Several weeks went by and Kyria Polyxeni still lived. Then one day she telephoned the priest and asked for his blessing to die. She said she was pretty sure her time had really come now and it was not just wishful thinking. So Father Nicholas gave her his blessing to die.
Kyria Polyxeni telephoned her best friends, of whom there were many, and asked them all to come over that evening. They did, and when they were all assembled in her room, she said, “I called you here to say goodbye.”
“Where are you going?” they asked.
“Home.” And she pointed upwards.
Some of the women began to cry. She chided them. “I’m happy,” she said. “Please, share my happiness; rejoice with me. I’m going home!”
So they dried their tears, hugged and kissed her one by one, and departed.
Kyria Polyxeni lay down and closed her eyes. Her lifeless body was found early in the morning, peace and joy still written upon her face.
She died on her own terms, and God's, when the time was right. She died peacefully, in her sleep, without suffering Terminal Dehydration. May we all die like that. May we all live like that!
Tuesday, August 12, 2008
Belatedly, I've discovered Macrina's wonderful blog about her family's month-long pilgrimage to Greece and the Holy Mountain. I'm looking forward to reading the whole thing, but from what I've seen so far, it's a must read!
Posted by Anastasia Theodoridis at 11:23 PM
Monday, August 11, 2008
On Sunday, I sat smack in front of the Icon of the Theotokos, and a sweeter one of her I never saw, the Mother of every Christian. Then I contemplated the Babe in her arms, the imprint ("express") image, the very stamp, of the Father of every Christian. And then I saw that Babe as our brother, the Son who makes us all sons and daughters of His Father. And then it struck me that this Babe dwells in all of us.
Which means, no Christian is ever without father, ever without mother, ever without siblings, or ever childless. Christians are closer to one another in the Holy Spirit than they ever could be in the flesh.
While He was still talking to the multitudes, behold, His mother and brothers stood outside, seeking to speak with Him. Then one said to Him, "Look, Your mother and Your brothers are standing outside, seeking to speak with You."
But He answered and said to the one who told Him, "Who is My mother and who are My brothers?" And He stretched out His hand toward His disciples and said, "Here are My mother and My brothers! For whoever does the will of My Father in heaven is My brother and sister and mother." (Matthew 12:48-50)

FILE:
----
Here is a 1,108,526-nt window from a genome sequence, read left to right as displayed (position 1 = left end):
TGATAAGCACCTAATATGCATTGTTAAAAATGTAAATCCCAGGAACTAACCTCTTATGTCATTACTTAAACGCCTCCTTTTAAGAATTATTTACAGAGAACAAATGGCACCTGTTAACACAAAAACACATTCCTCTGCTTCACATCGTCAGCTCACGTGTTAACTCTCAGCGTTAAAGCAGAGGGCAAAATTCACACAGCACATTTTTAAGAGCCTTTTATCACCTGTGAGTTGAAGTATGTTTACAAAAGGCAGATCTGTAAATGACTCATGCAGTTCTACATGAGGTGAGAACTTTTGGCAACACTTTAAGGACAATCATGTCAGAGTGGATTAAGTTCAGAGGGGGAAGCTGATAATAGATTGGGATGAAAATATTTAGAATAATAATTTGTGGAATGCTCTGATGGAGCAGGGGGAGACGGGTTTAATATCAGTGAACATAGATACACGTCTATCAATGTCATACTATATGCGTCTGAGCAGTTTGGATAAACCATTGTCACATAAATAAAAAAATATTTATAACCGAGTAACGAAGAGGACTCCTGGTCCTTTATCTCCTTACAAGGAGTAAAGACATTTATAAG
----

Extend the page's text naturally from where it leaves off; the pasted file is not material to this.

In fact, he seems to be back to where he was two or three weeks ago. Except of course mentally, but he was already losing ground there steadily. He's also physically weaker, but again, that was already happening.
Today Rossi and I (his private-duty aide) borrowed a "gerry chair," which is basically an armchair, a recliner, on wheels, and took him outside to the gorgeous garden. We bade him feel the breeze, look at the blue sky, the bright flowers, and the water fountain, all of which he did. He seemed to enjoy it. Even should this prove to have been the last time he is ever outdoors, espcecially if so, I'm so, so glad we did this. Mom and I are going to look into getting him a gerry chair of his own.
No time this moment to write more, except I hope to go home to Richmond tomorrow,
Thank you again and again for your prayers, and be certain I've been praying for every reader of this blog, as well.
Sunday, August 10, 2008
Dad seems to holding his own. Doesn't seem to be getting any worse, but not much better, either. Maybe a little. They still won't put him in his wheelchair, saying he is "too agitated." Not sure that's right. He doesn't seem to have any trouble breathing. No rattling in his chest. He SAYS he breathes just fine and gets enough air. He denies being in any pain. And only gets the morphine if he says he IS in pain. So as far as I know, hasn't had any since I got here Friday noon. I make him drink as much fluid as I can when I'm with him. He's eating well. Can't talk much, probably due to his dementia more than anything else. I have no idea how long he can last. Sometimes I give him a day or two, other times, a month.
Mom is fine. She has a brace on her left wrist to keep her from bending it, not because of anything broken, but because of a deep cut around the base of her thumb from her fall. She also has deep, gorgeous shades of blue, purple, and pea green spreading from the middle of her forehead down the side of her face to below her ear. Her bangs cover up the forehead; makeup helps hide the rest. Yesterday she needed my help getting dressed, but today she did it all herself. The swollen knee has gone down and she walks well. Last night she even went to a movie here on the "campus" of the retirement home.
Sammy is the infant squirrel I've had some two-and-a-half weeks. I've brought him with me on this visit to my parents. His eyes are getting ready to open. He is thriving and I take some small comfort in watching him grow. I brought along a big bottle of antibiotics for him, as I routinely do, because he is such a greedy eater that a time or two he has aspirated some of his formula and choked.